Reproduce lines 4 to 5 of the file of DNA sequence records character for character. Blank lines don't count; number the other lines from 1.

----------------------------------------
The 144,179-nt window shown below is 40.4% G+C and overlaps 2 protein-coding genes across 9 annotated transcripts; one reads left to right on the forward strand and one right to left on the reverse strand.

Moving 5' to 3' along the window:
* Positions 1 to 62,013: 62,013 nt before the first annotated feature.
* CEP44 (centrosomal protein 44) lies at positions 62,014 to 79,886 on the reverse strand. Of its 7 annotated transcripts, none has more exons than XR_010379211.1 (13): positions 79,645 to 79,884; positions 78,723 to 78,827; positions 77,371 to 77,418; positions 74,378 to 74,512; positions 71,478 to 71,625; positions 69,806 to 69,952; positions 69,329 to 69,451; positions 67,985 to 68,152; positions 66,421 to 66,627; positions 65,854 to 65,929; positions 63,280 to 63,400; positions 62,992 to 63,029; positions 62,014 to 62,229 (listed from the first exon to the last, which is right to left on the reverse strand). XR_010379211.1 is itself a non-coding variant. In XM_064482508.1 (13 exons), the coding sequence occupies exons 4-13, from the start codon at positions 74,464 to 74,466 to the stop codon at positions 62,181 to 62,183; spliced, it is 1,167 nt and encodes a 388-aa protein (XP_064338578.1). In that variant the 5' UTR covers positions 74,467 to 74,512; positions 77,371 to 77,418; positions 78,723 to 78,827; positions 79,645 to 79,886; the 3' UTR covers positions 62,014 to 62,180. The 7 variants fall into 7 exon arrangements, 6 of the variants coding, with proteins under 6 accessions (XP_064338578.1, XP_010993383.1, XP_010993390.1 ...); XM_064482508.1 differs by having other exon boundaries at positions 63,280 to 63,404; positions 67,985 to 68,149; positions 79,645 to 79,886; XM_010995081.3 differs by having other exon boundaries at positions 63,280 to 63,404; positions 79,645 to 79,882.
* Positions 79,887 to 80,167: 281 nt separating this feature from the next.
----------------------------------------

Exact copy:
* CEP44 (centrosomal protein 44) lies at positions 62,014 to 79,886 on the reverse strand. Of its 7 annotated transcripts, none has more exons than XR_010379211.1 (13): positions 79,645 to 79,884; positions 78,723 to 78,827; positions 77,371 to 77,418; positions 74,378 to 74,512; positions 71,478 to 71,625; positions 69,806 to 69,952; positions 69,329 to 69,451; positions 67,985 to 68,152; positions 66,421 to 66,627; positions 65,854 to 65,929; positions 63,280 to 63,400; positions 62,992 to 63,029; positions 62,014 to 62,229 (listed from the first exon to the last, which is right to left on the reverse strand). XR_010379211.1 is itself a non-coding variant. In XM_064482508.1 (13 exons), the coding sequence occupies exons 4-13, from the start codon at positions 74,464 to 74,466 to the stop codon at positions 62,181 to 62,183; spliced, it is 1,167 nt and encodes a 388-aa protein (XP_064338578.1). In that variant the 5' UTR covers positions 74,467 to 74,512; positions 77,371 to 77,418; positions 78,723 to 78,827; positions 79,645 to 79,886; the 3' UTR covers positions 62,014 to 62,180. The 7 variants fall into 7 exon arrangements, 6 of the variants coding, with proteins under 6 accessions (XP_064338578.1, XP_010993383.1, XP_010993390.1 ...); XM_064482508.1 differs by having other exon boundaries at positions 63,280 to 63,404; positions 67,985 to 68,149; positions 79,645 to 79,886; XM_010995081.3 differs by having other exon boundaries at positions 63,280 to 63,404; positions 79,645 to 79,882.
* Positions 79,887 to 80,167: 281 nt separating this feature from the next.